Sustainable peace for Burundi continues to be threatened by political crisis, ongoing human rights violations, systemic corruption, and mismanagement of natural resources. Burundi’s 11.2 million people are living in poverty—not only facing a lack of income, but also poor education, health, and living standards. Food insecurity is widespread and there is limited access to water, sanitation, and electricity.
Deforestation has also posed a significant problem, as conflict leaves previously protected lands vulnerable to illegal logging, poaching of wildlife, and clearing for agriculture.
Though the discovery of potential gold deposits throughout the last two decades presents an opportunity for national economic development, Burundi’s mineral exports have been implicated in the cross-border illicit trade of minerals originating from Democratic Republic of Congo. Political instability brings significant challenges for the mining sector, including disrupting production and exports. As many as 160,000 Burundians rely on artisanal mining as their main source of income.
The country has committed to transform its natural resource management systems. Burundi is a member of the International Conference on the Great Lakes Region (ICGLR) and in 2010, the country’s President signed the Lusaka Declaration with 11 other Heads of State approving the Regional Initiative against the Illegal Exploitation of Natural Resources (RINR). Burundi’s capital, Bujumbura, is home to the Executive Secretariat of the ICGLR.
Burundi’s key natural resources include copper, uranium, nickel, tin, peat, platinum, tantalum, and cobalt, as well as small amounts of gold, tin,
Our research in the Great Lakes region investigates the drivers of the illicit trade of conflict-prone minerals and highlights recommendations for ICGLR Member States, including Burundi. We examine issues such as formalization of the artisanal mining sector, fiscal reform, harmonization of legislation, and strengthening of internal controls to end smuggling. We also provided analysis of certification, traceability, and due diligence as it applies to conflict-prone minerals in the Great Lakes region. In 2011, we published Taming the Resource Curse: Implementing the ICGLR Certification Mechanism for Conflict-prone Minerals that outlined a certification mechanism for 3TG based on best practices. The mechanism was approved by all the Heads of State of the ICGLR, including Burundi’s President, in December 2010.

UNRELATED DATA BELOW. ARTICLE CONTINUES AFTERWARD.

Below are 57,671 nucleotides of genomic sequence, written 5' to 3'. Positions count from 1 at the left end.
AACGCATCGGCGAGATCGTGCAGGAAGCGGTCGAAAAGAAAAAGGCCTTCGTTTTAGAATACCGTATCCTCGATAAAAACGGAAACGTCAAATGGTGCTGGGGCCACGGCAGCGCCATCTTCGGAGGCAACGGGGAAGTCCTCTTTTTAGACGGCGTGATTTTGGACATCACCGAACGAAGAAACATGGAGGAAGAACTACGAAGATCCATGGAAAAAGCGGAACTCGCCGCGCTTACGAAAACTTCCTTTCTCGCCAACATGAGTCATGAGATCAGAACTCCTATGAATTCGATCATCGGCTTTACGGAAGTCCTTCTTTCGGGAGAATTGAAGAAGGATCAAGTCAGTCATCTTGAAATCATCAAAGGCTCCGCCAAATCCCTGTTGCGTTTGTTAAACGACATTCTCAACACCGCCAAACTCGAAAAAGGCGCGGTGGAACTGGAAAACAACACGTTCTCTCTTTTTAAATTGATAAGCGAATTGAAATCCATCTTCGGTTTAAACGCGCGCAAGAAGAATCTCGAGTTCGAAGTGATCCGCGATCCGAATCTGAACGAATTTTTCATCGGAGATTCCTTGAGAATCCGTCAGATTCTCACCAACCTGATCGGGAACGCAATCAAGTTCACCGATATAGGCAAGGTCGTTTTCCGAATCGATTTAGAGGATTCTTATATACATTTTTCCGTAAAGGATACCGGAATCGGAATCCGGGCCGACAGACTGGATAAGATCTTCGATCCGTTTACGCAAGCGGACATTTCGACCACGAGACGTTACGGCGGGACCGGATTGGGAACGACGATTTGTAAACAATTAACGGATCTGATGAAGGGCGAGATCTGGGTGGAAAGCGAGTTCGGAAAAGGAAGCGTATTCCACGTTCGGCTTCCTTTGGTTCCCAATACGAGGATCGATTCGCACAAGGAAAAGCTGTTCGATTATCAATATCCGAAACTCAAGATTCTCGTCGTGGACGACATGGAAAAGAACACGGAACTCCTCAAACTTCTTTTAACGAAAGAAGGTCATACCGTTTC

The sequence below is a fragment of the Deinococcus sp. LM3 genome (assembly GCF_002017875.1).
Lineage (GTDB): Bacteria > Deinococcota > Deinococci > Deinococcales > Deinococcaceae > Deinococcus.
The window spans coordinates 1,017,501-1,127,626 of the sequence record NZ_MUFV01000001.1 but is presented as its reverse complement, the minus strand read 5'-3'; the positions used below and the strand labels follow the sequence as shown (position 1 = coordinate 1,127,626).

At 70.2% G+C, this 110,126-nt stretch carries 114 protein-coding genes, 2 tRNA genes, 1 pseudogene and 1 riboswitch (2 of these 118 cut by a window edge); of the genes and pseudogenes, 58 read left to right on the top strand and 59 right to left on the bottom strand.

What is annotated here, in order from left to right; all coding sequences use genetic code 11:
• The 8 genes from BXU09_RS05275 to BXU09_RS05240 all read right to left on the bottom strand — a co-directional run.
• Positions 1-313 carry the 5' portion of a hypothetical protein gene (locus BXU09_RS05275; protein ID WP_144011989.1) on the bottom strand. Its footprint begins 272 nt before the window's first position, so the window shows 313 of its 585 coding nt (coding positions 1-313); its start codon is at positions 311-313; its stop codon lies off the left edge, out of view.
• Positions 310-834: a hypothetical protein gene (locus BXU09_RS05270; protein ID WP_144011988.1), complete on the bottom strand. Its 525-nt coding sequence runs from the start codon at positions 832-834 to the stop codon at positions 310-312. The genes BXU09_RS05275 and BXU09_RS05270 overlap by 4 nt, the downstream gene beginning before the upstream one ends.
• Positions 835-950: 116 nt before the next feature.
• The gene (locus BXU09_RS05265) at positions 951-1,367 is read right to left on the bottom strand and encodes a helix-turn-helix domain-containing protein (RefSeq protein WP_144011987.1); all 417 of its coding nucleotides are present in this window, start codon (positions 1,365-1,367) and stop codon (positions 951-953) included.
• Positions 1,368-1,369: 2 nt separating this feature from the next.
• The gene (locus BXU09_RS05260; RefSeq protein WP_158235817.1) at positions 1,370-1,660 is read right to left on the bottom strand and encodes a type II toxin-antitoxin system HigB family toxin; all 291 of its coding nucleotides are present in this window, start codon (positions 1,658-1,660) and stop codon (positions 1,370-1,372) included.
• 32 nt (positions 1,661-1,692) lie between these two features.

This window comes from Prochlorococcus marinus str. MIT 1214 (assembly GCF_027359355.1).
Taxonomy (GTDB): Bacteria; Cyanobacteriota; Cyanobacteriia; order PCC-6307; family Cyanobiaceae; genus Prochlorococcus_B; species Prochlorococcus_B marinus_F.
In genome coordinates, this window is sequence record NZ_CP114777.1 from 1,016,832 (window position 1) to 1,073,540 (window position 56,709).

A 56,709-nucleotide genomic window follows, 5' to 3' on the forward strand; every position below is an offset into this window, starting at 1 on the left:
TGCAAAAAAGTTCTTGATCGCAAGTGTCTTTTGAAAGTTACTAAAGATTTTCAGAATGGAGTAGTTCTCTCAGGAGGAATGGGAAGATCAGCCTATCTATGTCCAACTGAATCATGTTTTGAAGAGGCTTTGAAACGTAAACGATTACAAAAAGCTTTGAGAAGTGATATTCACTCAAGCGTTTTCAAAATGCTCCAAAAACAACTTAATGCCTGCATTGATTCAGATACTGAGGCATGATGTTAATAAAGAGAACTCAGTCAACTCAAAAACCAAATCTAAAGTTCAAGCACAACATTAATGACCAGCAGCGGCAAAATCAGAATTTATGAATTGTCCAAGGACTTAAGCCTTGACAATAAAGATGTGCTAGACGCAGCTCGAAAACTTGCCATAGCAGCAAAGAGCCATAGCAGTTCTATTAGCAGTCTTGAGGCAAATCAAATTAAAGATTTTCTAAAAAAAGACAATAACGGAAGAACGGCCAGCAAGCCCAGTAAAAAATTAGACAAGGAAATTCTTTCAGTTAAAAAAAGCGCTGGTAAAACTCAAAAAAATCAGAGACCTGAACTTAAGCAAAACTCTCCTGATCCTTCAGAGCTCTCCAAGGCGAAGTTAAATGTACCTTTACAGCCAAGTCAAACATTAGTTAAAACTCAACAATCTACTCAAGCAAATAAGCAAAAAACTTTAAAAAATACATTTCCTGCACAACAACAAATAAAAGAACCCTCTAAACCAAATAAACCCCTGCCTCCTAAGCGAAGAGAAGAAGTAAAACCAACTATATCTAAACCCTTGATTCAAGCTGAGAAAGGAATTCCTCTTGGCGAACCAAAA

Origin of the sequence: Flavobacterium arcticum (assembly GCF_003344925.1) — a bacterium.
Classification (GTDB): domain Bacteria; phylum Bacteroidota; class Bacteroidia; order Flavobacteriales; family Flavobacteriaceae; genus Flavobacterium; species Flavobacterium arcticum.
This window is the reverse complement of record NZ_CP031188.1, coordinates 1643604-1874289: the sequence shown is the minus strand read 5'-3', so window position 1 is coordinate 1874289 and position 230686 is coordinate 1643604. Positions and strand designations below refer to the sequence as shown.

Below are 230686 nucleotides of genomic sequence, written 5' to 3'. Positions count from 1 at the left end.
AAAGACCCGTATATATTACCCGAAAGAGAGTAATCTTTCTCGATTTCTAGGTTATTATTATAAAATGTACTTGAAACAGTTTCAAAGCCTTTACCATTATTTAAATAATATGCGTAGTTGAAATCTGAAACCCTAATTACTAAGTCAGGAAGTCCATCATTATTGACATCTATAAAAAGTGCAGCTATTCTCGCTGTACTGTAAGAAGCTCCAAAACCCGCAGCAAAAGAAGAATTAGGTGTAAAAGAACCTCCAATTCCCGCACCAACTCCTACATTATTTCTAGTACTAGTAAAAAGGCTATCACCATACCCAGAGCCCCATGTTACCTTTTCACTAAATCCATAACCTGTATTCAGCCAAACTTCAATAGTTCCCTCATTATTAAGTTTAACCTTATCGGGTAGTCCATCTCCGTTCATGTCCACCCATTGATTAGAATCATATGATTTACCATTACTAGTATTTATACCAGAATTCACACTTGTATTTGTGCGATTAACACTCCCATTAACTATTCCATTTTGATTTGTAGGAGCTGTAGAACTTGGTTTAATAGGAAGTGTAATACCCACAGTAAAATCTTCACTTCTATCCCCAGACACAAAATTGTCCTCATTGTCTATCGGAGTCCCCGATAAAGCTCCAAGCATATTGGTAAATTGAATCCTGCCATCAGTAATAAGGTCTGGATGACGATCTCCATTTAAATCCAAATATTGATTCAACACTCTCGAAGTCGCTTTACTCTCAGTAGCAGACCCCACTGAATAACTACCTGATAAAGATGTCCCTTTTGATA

As part of our work to transform mineral supply chains, we’ve led efforts to support traceability and due diligence, while promoting benefits for Burundi’s miners and their communities. As a technical partner to the ICGLR, we are supporting the implementation of the Regional Initiative against the Illegal Exploitation of Natural Resources. We provide technical guidance to the ICGLR Secretariat, and have supported Burundi’s Ministry of Energy and Mines on implementing the six tools which include the Regional Certification Mechanism, the Regional Database on Mineral Flows, and formalizing the artisanal mining sector. We have provided capacity building and sensitization to policymakers from Burundi, as well as members of its industry, and civil society on their role in traceability and due diligence. Through our collaboration with the Great Lakes Region Civil Society Coalition against the Illegal Exploitation of Natural Resources (COSOC-GL), we provide training to our civil society partners in Burundi for ongoing independent monitoring of traceability and due diligence implementation. As well, we support and spotlight their capacity for producing technical and independent assessments of supply chain integrity.
Due to the political crisis and violence in Burundi, we have suspended dialogue with Burundian policymakers and the country’s private sector. Through our partnership with COSOC-GL, we continue to support to civil society from Burundi and the Great Lakes region to bring the voices and concerns of artisanal miners to industry and governments. Together, we engage governments to strengthen their internal controls, and encourage the private sector to put in place traceability and due diligence for their mineral supply chains.